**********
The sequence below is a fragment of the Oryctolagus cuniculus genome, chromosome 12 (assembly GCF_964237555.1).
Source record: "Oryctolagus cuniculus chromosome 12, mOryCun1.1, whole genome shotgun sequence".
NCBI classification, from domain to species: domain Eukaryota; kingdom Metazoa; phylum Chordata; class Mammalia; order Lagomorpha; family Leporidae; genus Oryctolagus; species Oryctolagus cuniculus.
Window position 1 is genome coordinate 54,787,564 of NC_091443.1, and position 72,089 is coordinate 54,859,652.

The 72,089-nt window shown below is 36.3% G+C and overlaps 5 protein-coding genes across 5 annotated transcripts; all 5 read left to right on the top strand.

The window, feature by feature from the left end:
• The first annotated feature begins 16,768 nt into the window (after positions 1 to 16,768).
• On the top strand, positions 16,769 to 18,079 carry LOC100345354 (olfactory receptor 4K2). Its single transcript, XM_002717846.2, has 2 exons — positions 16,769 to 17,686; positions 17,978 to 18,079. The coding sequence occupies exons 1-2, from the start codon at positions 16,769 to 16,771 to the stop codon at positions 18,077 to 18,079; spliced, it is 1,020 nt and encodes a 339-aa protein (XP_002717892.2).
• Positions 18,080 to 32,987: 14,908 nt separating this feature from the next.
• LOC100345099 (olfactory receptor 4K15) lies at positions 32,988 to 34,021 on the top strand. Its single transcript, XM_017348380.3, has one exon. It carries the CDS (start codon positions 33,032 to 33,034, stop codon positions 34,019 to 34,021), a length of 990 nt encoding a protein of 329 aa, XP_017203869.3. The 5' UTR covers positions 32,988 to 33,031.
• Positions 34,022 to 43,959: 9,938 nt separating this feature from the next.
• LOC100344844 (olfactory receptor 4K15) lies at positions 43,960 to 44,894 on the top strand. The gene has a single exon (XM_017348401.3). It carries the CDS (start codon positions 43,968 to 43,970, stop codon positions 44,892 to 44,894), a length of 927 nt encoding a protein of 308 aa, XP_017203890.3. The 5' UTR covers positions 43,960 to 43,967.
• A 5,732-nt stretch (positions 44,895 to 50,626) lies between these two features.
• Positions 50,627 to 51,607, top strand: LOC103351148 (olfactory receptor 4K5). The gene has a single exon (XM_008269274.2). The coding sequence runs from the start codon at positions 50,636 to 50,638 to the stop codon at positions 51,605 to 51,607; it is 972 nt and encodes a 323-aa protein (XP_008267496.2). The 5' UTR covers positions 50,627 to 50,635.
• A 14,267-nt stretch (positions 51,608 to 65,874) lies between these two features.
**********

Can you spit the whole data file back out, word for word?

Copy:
The sequence below is a fragment of the Oryctolagus cuniculus genome, chromosome 12 (assembly GCF_964237555.1).
Source record: "Oryctolagus cuniculus chromosome 12, mOryCun1.1, whole genome shotgun sequence".
NCBI classification, from domain to species: domain Eukaryota; kingdom Metazoa; phylum Chordata; class Mammalia; order Lagomorpha; family Leporidae; genus Oryctolagus; species Oryctolagus cuniculus.
Window position 1 is genome coordinate 54,787,564 of NC_091443.1, and position 72,089 is coordinate 54,859,652.

The 72,089-nt window shown below is 36.3% G+C and overlaps 5 protein-coding genes across 5 annotated transcripts; all 5 read left to right on the top strand.

The window, feature by feature from the left end:
• The first annotated feature begins 16,768 nt into the window (after positions 1 to 16,768).
• On the top strand, positions 16,769 to 18,079 carry LOC100345354 (olfactory receptor 4K2). Its single transcript, XM_002717846.2, has 2 exons — positions 16,769 to 17,686; positions 17,978 to 18,079. The coding sequence occupies exons 1-2, from the start codon at positions 16,769 to 16,771 to the stop codon at positions 18,077 to 18,079; spliced, it is 1,020 nt and encodes a 339-aa protein (XP_002717892.2).
• Positions 18,080 to 32,987: 14,908 nt separating this feature from the next.
• LOC100345099 (olfactory receptor 4K15) lies at positions 32,988 to 34,021 on the top strand. Its single transcript, XM_017348380.3, has one exon. It carries the CDS (start codon positions 33,032 to 33,034, stop codon positions 34,019 to 34,021), a length of 990 nt encoding a protein of 329 aa, XP_017203869.3. The 5' UTR covers positions 32,988 to 33,031.
• Positions 34,022 to 43,959: 9,938 nt separating this feature from the next.
• LOC100344844 (olfactory receptor 4K15) lies at positions 43,960 to 44,894 on the top strand. The gene has a single exon (XM_017348401.3). It carries the CDS (start codon positions 43,968 to 43,970, stop codon positions 44,892 to 44,894), a length of 927 nt encoding a protein of 308 aa, XP_017203890.3. The 5' UTR covers positions 43,960 to 43,967.
• A 5,732-nt stretch (positions 44,895 to 50,626) lies between these two features.
• Positions 50,627 to 51,607, top strand: LOC103351148 (olfactory receptor 4K5). The gene has a single exon (XM_008269274.2). The coding sequence runs from the start codon at positions 50,636 to 50,638 to the stop codon at positions 51,605 to 51,607; it is 972 nt and encodes a 323-aa protein (XP_008267496.2). The 5' UTR covers positions 50,627 to 50,635.
• A 14,267-nt stretch (positions 51,608 to 65,874) lies between these two features.